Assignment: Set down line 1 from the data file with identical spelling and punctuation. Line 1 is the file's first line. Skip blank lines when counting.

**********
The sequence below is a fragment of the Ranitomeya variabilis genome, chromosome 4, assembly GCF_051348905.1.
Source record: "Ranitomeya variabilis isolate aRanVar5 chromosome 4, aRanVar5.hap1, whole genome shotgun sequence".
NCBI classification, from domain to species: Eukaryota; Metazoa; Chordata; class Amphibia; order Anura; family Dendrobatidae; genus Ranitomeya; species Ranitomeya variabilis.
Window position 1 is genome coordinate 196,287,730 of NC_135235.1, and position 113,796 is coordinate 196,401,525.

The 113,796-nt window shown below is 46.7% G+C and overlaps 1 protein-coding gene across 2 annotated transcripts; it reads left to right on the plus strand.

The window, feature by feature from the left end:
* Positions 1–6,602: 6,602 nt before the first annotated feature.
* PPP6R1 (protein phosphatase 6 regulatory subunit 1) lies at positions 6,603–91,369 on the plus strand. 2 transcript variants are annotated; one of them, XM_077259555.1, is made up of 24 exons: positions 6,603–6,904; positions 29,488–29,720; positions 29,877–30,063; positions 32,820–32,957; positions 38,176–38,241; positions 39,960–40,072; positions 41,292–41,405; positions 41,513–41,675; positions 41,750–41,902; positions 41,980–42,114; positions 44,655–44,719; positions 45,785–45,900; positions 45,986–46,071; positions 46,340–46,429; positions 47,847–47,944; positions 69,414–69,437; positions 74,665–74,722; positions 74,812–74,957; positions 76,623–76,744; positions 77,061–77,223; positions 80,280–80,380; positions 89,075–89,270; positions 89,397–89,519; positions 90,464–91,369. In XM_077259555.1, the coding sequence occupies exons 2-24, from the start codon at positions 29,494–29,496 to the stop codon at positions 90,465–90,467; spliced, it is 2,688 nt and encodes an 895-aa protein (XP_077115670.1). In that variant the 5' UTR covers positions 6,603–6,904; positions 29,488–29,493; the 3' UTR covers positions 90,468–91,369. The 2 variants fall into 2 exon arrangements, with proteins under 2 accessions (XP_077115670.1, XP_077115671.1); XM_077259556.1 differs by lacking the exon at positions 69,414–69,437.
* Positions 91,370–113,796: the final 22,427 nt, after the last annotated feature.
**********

The sequence below is a fragment of the Ranitomeya variabilis genome, chromosome 4, assembly GCF_051348905.1.